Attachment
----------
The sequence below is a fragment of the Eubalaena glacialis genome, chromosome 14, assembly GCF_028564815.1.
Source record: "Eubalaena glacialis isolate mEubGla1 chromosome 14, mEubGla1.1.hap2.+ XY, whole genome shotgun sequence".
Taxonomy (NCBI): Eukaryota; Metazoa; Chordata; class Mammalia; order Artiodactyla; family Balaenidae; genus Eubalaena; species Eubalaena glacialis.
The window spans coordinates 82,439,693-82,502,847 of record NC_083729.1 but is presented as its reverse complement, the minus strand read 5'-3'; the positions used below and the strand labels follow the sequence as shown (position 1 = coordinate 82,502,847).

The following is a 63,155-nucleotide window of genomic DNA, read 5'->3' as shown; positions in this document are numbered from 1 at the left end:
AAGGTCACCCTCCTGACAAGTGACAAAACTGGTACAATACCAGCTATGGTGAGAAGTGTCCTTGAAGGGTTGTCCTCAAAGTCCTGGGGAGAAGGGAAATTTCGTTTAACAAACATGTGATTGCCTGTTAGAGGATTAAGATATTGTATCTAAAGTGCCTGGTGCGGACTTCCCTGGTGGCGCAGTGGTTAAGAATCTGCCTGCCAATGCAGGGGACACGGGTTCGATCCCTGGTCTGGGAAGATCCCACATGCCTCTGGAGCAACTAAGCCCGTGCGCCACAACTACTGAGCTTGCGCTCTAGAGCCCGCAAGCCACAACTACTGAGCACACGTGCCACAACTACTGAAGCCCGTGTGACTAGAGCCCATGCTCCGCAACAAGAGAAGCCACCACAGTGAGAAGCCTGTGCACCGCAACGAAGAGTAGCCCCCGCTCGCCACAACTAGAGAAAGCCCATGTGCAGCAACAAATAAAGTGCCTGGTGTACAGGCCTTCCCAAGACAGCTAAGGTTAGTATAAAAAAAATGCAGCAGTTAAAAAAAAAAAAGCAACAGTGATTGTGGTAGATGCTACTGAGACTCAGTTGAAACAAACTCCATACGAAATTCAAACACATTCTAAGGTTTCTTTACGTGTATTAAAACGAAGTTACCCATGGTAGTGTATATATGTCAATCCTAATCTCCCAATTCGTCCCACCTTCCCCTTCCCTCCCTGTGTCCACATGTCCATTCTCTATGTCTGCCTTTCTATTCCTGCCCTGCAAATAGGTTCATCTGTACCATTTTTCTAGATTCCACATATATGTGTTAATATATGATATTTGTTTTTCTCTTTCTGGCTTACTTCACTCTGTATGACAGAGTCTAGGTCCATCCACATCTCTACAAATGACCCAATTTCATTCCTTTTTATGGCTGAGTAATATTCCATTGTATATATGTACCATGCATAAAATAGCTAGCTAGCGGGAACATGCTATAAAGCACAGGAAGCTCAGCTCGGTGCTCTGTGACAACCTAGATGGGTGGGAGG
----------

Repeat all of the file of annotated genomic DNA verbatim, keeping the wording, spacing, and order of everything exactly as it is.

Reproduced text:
The sequence below is a fragment of the Eubalaena glacialis genome, chromosome 14, assembly GCF_028564815.1.
Source record: "Eubalaena glacialis isolate mEubGla1 chromosome 14, mEubGla1.1.hap2.+ XY, whole genome shotgun sequence".
Taxonomy (NCBI): Eukaryota; Metazoa; Chordata; class Mammalia; order Artiodactyla; family Balaenidae; genus Eubalaena; species Eubalaena glacialis.
The window spans coordinates 82,439,693-82,502,847 of record NC_083729.1 but is presented as its reverse complement, the minus strand read 5'-3'; the positions used below and the strand labels follow the sequence as shown (position 1 = coordinate 82,502,847).

The following is a 63,155-nucleotide window of genomic DNA, read 5'->3' as shown; positions in this document are numbered from 1 at the left end:
AAGGTCACCCTCCTGACAAGTGACAAAACTGGTACAATACCAGCTATGGTGAGAAGTGTCCTTGAAGGGTTGTCCTCAAAGTCCTGGGGAGAAGGGAAATTTCGTTTAACAAACATGTGATTGCCTGTTAGAGGATTAAGATATTGTATCTAAAGTGCCTGGTGCGGACTTCCCTGGTGGCGCAGTGGTTAAGAATCTGCCTGCCAATGCAGGGGACACGGGTTCGATCCCTGGTCTGGGAAGATCCCACATGCCTCTGGAGCAACTAAGCCCGTGCGCCACAACTACTGAGCTTGCGCTCTAGAGCCCGCAAGCCACAACTACTGAGCACACGTGCCACAACTACTGAAGCCCGTGTGACTAGAGCCCATGCTCCGCAACAAGAGAAGCCACCACAGTGAGAAGCCTGTGCACCGCAACGAAGAGTAGCCCCCGCTCGCCACAACTAGAGAAAGCCCATGTGCAGCAACAAATAAAGTGCCTGGTGTACAGGCCTTCCCAAGACAGCTAAGGTTAGTATAAAAAAAATGCAGCAGTTAAAAAAAAAAAAGCAACAGTGATTGTGGTAGATGCTACTGAGACTCAGTTGAAACAAACTCCATACGAAATTCAAACACATTCTAAGGTTTCTTTACGTGTATTAAAACGAAGTTACCCATGGTAGTGTATATATGTCAATCCTAATCTCCCAATTCGTCCCACCTTCCCCTTCCCTCCCTGTGTCCACATGTCCATTCTCTATGTCTGCCTTTCTATTCCTGCCCTGCAAATAGGTTCATCTGTACCATTTTTCTAGATTCCACATATATGTGTTAATATATGATATTTGTTTTTCTCTTTCTGGCTTACTTCACTCTGTATGACAGAGTCTAGGTCCATCCACATCTCTACAAATGACCCAATTTCATTCCTTTTTATGGCTGAGTAATATTCCATTGTATATATGTACCATGCATAAAATAGCTAGCTAGCGGGAACATGCTATAAAGCACAGGAAGCTCAGCTCGGTGCTCTGTGACAACCTAGATGGGTGGGAGG